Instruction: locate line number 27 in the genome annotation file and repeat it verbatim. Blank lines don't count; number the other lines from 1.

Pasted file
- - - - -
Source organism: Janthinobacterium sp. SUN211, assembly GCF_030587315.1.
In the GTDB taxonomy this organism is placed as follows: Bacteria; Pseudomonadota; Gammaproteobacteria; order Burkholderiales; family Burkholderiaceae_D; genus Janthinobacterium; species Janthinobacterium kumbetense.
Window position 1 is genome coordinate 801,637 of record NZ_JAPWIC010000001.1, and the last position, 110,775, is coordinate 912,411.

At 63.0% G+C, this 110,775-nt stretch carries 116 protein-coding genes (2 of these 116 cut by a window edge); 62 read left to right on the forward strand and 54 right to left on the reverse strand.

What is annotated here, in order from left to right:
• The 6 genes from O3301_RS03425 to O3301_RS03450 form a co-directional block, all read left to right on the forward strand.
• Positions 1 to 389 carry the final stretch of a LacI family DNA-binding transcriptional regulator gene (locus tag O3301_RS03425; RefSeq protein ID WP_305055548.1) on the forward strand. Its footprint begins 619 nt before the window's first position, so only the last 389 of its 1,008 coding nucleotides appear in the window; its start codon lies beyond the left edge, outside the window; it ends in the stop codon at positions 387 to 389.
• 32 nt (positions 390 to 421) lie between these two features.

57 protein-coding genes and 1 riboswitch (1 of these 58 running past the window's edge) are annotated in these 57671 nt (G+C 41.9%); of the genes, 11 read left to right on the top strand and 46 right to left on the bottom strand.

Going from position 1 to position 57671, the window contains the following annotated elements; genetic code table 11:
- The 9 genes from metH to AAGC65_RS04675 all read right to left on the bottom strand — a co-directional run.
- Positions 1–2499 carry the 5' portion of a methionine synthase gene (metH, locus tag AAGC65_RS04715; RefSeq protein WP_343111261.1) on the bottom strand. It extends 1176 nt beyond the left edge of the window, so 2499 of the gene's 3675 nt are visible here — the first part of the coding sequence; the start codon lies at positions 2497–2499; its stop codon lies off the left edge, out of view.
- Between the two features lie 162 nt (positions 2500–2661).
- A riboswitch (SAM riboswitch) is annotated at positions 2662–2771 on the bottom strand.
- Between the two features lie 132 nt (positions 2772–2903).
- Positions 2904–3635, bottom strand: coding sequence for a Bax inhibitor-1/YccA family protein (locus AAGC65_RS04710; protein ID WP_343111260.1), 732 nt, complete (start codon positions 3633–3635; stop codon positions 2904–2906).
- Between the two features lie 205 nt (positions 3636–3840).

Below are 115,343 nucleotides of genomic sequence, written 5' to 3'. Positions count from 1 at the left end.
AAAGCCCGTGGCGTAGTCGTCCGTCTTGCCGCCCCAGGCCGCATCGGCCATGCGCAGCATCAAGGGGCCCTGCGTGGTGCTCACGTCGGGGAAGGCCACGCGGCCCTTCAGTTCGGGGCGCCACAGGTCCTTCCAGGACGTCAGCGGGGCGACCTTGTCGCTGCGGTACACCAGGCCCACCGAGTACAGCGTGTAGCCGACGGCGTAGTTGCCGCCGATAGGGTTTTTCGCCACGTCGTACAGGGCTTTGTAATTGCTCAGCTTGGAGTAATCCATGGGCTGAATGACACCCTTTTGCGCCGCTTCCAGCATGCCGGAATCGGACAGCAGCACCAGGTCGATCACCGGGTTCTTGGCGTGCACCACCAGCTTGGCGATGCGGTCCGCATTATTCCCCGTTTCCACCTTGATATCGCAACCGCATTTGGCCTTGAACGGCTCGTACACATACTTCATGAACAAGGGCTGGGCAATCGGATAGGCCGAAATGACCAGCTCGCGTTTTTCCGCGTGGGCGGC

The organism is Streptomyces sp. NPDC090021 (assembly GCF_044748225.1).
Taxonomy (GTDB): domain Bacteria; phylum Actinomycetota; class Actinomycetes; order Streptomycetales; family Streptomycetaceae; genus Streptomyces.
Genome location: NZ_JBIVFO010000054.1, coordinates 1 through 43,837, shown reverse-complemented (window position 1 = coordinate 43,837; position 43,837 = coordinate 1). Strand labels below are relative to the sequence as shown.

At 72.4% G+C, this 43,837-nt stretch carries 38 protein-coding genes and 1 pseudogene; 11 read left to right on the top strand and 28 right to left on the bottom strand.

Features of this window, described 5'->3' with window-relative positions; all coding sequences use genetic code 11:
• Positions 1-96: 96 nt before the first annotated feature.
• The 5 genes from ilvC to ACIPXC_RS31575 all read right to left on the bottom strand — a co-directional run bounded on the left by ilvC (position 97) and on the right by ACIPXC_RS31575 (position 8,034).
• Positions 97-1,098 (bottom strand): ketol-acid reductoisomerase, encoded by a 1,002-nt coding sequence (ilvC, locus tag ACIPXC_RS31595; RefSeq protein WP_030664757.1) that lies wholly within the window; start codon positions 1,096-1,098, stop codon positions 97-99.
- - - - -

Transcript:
• Positions 97-1,098 (bottom strand): ketol-acid reductoisomerase, encoded by a 1,002-nt coding sequence (ilvC, locus tag ACIPXC_RS31595; RefSeq protein WP_030664757.1) that lies wholly within the window; start codon positions 1,096-1,098, stop codon positions 97-99.